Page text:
“We have about 400,000 people crossing the border every day,” he said. “So obviously, free flow of people between our countries is essential. I’m grateful we could clarify that very quickly.”

With Trump wanting to renegotiate the North American Free Trade Agreement â€” or possibly scrap it â€” Trudeau’s office said Tuesday the prime minister had a phone conversation on Monday with Mexican President Enrique Pena Nieto in which they discussed trade, job creation and competitiveness across the continent.

The call came after Pena Nieto abruptly cancelled a planned visit to Washington this week following Trump’s insistence that Mexico will pay for his proposed border wall.

The statement from Trudeau’s office called North America “one of the most successful economic regions in the world.”

It said Trudeau and Pena Nieto look forward to continuing their “regular discussions” on those matters.

Pena Nieto also expressed his condolences over the weekend attack on a mosque in Quebec City that killed six men and injured 19, saying Mexico stood in solidarity with Canadians, Trudeau’s office said.

Mike Blanchfield and Andy Blatchford, The Canadian Press

Just Posted

Hang glider pilot rescued from Pincushion Mountain

Pilot was able to help guide rescue crews to her location

Car accident on Leckie Road backs up traffic

An accident involving a bus is blocking traffic driving near Dilworth Mountain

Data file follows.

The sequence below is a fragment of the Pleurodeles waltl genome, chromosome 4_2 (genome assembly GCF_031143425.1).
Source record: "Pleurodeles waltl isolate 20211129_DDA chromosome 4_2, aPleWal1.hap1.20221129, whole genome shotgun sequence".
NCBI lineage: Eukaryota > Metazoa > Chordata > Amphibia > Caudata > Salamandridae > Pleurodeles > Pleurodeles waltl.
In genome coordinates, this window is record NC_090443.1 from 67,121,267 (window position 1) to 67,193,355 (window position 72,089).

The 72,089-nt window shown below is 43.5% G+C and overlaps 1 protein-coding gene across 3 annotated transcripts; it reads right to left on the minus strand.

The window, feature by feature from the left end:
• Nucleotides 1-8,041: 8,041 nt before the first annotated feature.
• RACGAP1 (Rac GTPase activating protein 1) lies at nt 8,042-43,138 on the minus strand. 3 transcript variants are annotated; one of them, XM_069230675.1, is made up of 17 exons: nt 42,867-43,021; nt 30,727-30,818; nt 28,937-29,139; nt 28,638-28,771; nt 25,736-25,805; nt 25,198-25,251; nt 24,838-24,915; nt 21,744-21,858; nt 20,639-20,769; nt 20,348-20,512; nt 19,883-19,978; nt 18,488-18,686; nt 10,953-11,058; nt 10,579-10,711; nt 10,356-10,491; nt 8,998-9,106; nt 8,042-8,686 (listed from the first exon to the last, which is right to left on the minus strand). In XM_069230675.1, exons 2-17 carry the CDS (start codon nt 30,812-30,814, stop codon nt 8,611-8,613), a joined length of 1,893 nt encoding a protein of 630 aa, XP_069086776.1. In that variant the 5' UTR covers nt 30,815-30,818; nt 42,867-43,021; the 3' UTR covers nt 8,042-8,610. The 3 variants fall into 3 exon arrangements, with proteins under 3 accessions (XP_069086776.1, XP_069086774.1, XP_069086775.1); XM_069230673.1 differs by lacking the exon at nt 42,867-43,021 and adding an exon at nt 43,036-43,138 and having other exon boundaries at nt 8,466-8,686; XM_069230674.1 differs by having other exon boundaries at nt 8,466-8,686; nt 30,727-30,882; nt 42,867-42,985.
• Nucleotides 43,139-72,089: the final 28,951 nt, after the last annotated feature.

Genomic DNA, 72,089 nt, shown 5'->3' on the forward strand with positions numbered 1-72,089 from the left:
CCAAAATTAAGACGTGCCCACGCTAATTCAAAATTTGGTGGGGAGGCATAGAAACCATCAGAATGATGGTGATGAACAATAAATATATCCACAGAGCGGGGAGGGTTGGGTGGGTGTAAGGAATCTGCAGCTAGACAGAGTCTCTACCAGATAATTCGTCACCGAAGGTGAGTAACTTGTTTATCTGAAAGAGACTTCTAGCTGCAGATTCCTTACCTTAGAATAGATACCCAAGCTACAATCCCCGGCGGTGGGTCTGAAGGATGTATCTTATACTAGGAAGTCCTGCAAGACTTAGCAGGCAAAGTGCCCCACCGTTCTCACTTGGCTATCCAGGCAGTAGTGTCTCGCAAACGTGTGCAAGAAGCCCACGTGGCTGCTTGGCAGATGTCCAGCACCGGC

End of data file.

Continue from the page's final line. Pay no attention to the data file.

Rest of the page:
Top Okanagan wedding venue no longer allows wedding ceremonies

Gellatly Nut Farm Regional Park and Kaloya Regional Park will no longer allow the ceremonies

Okanagan College has new entrepaneur-in-residence

Jason Richards, has been involved in a number of start-ups over his career

Kelowna Pride Society looks for community feedback

The society is already planning this year’s festivities

VIDEO: Car flies across median, flips over edge of B.C. overpass

Dash cam footage shows vehicle speeding across Brunette Avenue overpass in Coquitlam

Indigenous energy summit includes session on pipeline ownership options

Steven Saddleback of the Indian Resource Council says a session will feature presentations on financing models

Japanese grand champion Kisenosato retires from sumo

The 32-year-old Kisenosato was the first Japanese-born wrestler in 19 years to gain promotion to sumo’s highest rank

UPDATE: Accused B.C. high school killer found fit to stand trial

Gabriel Klein is accused in the 2016 stabbing death of Letisha Reimer at Abbotsford Senior Secondary

Right-wing, neo-Nazi, white supremacist groups an increasing concern: Goodale

Ten people died in April 2018 when Alek Minassian allegedly drove a rental van down the busy stretch in Toronto

Canadian stock exchanges to conduct lottery for ‘POT’ ticker amid high demand

The symbol became available after fertilizer Potash Corp. officially merged with Agrium Inc. in early 2018

Millennial Money: Don’t let Instagram envy get you into debt

A full 48 per cent of U.S. households have credit card debt

Jury debates fate of man accused of killing 12-year-old B.C. girl 40 years ago

Police allege Garry Handlen told a cop how he abducted, sexually assaulted and strangled Monica Jack in May 1978

Most Read